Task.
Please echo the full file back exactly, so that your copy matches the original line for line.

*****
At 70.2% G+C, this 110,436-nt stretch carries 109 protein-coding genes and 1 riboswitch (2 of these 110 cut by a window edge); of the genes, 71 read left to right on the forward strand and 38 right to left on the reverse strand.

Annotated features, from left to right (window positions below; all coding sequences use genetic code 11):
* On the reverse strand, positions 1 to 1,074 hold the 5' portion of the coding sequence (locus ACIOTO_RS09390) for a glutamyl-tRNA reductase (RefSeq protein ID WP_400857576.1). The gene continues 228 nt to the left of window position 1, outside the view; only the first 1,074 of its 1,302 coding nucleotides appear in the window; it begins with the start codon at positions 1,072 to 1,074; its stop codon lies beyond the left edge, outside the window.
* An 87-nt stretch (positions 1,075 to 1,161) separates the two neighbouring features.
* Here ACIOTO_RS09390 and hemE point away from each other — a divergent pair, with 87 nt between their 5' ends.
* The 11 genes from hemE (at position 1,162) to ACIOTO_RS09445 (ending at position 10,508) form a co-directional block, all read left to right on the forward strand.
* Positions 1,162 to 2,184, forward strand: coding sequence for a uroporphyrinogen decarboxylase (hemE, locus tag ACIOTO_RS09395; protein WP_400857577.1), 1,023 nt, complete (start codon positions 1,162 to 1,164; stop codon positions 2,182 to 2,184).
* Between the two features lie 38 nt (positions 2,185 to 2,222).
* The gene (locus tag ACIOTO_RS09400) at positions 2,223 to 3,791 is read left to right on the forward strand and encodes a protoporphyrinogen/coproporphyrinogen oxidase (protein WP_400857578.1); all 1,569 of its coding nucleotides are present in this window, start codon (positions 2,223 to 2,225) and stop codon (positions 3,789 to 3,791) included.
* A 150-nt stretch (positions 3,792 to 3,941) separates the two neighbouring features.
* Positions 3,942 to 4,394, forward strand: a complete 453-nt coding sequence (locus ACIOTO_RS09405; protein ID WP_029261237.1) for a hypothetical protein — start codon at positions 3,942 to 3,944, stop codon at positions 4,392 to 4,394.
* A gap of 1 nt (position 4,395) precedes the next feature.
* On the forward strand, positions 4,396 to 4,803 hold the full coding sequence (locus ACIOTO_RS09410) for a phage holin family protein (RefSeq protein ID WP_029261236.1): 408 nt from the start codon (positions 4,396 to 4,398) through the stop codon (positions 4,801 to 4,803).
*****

At 70.2% G+C, this 110,436-nt stretch carries 109 protein-coding genes and 1 riboswitch (2 of these 110 cut by a window edge); of the genes, 71 read left to right on the forward strand and 38 right to left on the reverse strand.

Annotated features, from left to right (window positions below; all coding sequences use genetic code 11):
* On the reverse strand, positions 1 to 1,074 hold the 5' portion of the coding sequence (locus ACIOTO_RS09390) for a glutamyl-tRNA reductase (RefSeq protein ID WP_400857576.1). The gene continues 228 nt to the left of window position 1, outside the view; only the first 1,074 of its 1,302 coding nucleotides appear in the window; it begins with the start codon at positions 1,072 to 1,074; its stop codon lies beyond the left edge, outside the window.
* An 87-nt stretch (positions 1,075 to 1,161) separates the two neighbouring features.
* Here ACIOTO_RS09390 and hemE point away from each other — a divergent pair, with 87 nt between their 5' ends.
* The 11 genes from hemE (at position 1,162) to ACIOTO_RS09445 (ending at position 10,508) form a co-directional block, all read left to right on the forward strand.
* Positions 1,162 to 2,184, forward strand: coding sequence for a uroporphyrinogen decarboxylase (hemE, locus tag ACIOTO_RS09395; protein WP_400857577.1), 1,023 nt, complete (start codon positions 1,162 to 1,164; stop codon positions 2,182 to 2,184).
* Between the two features lie 38 nt (positions 2,185 to 2,222).
* The gene (locus tag ACIOTO_RS09400) at positions 2,223 to 3,791 is read left to right on the forward strand and encodes a protoporphyrinogen/coproporphyrinogen oxidase (protein WP_400857578.1); all 1,569 of its coding nucleotides are present in this window, start codon (positions 2,223 to 2,225) and stop codon (positions 3,789 to 3,791) included.
* A 150-nt stretch (positions 3,792 to 3,941) separates the two neighbouring features.
* Positions 3,942 to 4,394, forward strand: a complete 453-nt coding sequence (locus ACIOTO_RS09405; protein ID WP_029261237.1) for a hypothetical protein — start codon at positions 3,942 to 3,944, stop codon at positions 4,392 to 4,394.
* A gap of 1 nt (position 4,395) precedes the next feature.
* On the forward strand, positions 4,396 to 4,803 hold the full coding sequence (locus ACIOTO_RS09410) for a phage holin family protein (RefSeq protein ID WP_029261236.1): 408 nt from the start codon (positions 4,396 to 4,398) through the stop codon (positions 4,801 to 4,803).